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New York Public Library, 2004

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Structure of a Web Address


Heres a typical web address: http://www.nypl.org There are four parts to a web address: 1. a web address always begins with http:// which stands for hypertext transfer protocol and refers to the manner (also know as the scheme) in which web pages are sent over the Internet. In current versions of Internet Explorer, the http:// is automatically inserted for you, so you dont need to struggle with typing it in. a web address typically includes www which is short for World Wide Web. However, some web addresses (including those that allow you to access your e-mail over the web) do not have the www as part of their address. If youre not sure whether the web site youd like to visit has a www as part of its address, try it both ways. One of the two is bound to work. a web address includes a site name. In the example above, the site name is nypl, which stands for New York Public Library. a web address includes a domain name. In the example above the category is .org. There is occasionally a slash (/) and some text following the domain name. This typically represents a specific web page within the web site.

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Some of the largest, most common domains are .com (commercial site), .edu (educational institution), .gov (government site), .mil (military site), .net (network site), and .org (nonprofit or private organization). So, when you next see a web address that ends in .edu, youll know that web site belongs to an educational institution. There are never any empty spaces in a web address but underscored spaces, i.e. _ are OK. Also, dont worry too much about using capital letters. Very rarely is any distinction made between upper and lower case letters. However, if you want to visit a web site whose web server uses Unix (instead of the Windows operating system) then you will need to be mindful of the distinction between the upper and lowercase letters in the address. Also, be careful not to confuse a web address with an e-mail address. An e-mail address always has an @ symbol in it and is very unlikely to ever have a "www. sequence. Now lets get onto the Web.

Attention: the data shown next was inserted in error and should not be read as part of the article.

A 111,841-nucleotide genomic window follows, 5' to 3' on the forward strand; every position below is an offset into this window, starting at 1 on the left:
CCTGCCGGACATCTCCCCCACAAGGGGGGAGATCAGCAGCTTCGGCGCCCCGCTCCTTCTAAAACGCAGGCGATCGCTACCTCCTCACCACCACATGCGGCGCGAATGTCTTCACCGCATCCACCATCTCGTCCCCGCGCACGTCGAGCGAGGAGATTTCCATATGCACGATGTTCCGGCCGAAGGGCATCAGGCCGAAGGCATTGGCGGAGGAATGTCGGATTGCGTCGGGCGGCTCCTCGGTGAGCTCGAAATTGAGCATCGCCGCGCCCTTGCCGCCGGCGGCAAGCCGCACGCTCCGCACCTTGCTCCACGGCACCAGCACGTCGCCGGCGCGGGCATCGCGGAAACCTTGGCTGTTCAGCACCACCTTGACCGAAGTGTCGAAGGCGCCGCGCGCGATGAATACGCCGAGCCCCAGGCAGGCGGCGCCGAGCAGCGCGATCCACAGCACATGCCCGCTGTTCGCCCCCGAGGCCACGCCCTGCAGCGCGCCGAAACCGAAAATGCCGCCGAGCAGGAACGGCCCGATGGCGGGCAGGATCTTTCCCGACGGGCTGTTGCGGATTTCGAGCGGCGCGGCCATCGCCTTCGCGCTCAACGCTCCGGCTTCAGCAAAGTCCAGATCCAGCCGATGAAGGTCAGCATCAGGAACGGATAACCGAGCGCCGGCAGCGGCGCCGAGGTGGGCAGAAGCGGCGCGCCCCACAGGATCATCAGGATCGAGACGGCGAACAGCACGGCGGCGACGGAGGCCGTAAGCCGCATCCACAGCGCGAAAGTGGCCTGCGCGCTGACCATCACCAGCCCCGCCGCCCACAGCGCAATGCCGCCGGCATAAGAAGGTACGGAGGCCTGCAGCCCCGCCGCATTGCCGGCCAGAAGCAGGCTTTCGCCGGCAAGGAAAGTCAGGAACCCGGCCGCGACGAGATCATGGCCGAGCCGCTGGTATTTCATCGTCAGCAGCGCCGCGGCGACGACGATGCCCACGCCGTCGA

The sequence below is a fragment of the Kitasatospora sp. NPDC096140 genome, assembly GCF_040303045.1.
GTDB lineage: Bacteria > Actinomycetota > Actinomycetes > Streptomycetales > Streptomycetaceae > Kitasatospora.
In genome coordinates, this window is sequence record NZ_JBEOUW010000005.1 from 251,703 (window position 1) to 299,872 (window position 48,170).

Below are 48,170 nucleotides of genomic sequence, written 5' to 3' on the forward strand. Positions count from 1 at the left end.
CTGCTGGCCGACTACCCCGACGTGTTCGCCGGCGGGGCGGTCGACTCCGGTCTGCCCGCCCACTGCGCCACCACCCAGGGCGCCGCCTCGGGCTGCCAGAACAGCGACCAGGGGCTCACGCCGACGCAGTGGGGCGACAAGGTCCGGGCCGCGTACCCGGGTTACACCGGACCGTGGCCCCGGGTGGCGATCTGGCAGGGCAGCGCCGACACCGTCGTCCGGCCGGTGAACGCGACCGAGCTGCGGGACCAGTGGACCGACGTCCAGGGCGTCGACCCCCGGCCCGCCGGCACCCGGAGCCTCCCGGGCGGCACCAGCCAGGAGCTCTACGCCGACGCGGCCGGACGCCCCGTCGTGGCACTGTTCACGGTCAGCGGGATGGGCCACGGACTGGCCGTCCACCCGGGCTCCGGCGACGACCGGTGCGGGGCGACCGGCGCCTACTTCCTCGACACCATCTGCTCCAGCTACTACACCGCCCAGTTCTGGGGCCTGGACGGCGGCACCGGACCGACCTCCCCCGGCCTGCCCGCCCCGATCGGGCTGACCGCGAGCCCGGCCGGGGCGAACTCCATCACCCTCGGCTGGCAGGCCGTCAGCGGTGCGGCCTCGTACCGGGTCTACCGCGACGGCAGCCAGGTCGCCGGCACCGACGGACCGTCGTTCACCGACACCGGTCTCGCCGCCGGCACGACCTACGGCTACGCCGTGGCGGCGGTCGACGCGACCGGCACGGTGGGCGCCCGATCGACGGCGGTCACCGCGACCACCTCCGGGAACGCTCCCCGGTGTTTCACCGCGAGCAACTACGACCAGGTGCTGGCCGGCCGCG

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Introduction to Internet Explorer

New York Public Library, 2004

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Double left-click on the blue Internet Explorer icon on your desktop screen. If you cant find the Internet Explorer icon, try left-clicking on START and then leftclicking on PROGRAMS and then left-clicking on INTERNET EXPLORER.

Prepared by earlSpeak, LLC www.earlSpeak.com

Introduction to Internet Explorer